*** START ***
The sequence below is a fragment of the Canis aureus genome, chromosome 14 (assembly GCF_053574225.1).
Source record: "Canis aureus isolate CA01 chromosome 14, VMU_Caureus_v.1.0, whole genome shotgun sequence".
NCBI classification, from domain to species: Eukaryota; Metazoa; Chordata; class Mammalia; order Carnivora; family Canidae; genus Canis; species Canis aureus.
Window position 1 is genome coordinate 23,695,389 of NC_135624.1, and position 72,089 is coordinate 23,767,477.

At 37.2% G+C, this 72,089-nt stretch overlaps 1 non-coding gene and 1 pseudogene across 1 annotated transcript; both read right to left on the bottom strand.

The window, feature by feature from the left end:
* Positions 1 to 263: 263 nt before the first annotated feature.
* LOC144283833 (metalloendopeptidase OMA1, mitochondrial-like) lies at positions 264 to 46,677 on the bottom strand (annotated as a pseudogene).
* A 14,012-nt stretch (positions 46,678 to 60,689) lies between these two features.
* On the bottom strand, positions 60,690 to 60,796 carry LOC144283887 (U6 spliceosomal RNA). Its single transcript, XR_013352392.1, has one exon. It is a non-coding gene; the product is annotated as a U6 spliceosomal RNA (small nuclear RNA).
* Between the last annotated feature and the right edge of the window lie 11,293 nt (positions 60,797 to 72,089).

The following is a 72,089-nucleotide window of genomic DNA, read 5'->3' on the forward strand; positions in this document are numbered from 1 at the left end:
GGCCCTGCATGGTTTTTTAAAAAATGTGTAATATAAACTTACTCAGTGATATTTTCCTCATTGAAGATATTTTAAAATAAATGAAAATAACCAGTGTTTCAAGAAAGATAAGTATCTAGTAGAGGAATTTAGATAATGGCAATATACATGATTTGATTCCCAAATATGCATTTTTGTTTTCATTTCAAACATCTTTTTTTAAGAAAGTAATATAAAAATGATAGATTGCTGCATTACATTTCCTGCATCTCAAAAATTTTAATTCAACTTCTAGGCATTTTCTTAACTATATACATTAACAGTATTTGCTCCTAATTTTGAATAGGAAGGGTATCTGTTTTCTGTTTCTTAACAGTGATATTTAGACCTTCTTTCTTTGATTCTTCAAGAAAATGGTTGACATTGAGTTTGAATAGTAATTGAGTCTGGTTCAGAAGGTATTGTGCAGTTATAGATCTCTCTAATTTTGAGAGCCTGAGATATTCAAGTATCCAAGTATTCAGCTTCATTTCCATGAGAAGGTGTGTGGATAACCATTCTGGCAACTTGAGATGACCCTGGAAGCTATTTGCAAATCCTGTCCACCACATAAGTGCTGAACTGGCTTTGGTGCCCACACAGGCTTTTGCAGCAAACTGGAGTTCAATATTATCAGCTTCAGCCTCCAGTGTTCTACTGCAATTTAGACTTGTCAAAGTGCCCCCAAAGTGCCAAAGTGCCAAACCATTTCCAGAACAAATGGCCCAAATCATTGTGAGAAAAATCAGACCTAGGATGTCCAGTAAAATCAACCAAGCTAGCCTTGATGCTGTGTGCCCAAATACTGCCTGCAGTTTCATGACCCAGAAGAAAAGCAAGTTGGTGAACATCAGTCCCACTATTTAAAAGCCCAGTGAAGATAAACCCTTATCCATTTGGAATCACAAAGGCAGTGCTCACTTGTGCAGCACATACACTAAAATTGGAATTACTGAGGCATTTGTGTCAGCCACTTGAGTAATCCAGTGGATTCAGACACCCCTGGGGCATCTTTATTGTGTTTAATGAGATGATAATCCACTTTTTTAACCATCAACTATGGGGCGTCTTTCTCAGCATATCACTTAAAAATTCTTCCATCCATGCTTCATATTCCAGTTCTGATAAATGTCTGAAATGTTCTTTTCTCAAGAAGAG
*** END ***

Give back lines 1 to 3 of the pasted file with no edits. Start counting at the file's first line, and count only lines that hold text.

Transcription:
The sequence below is a fragment of the Canis aureus genome, chromosome 14 (assembly GCF_053574225.1).
Source record: "Canis aureus isolate CA01 chromosome 14, VMU_Caureus_v.1.0, whole genome shotgun sequence".
NCBI classification, from domain to species: Eukaryota; Metazoa; Chordata; class Mammalia; order Carnivora; family Canidae; genus Canis; species Canis aureus.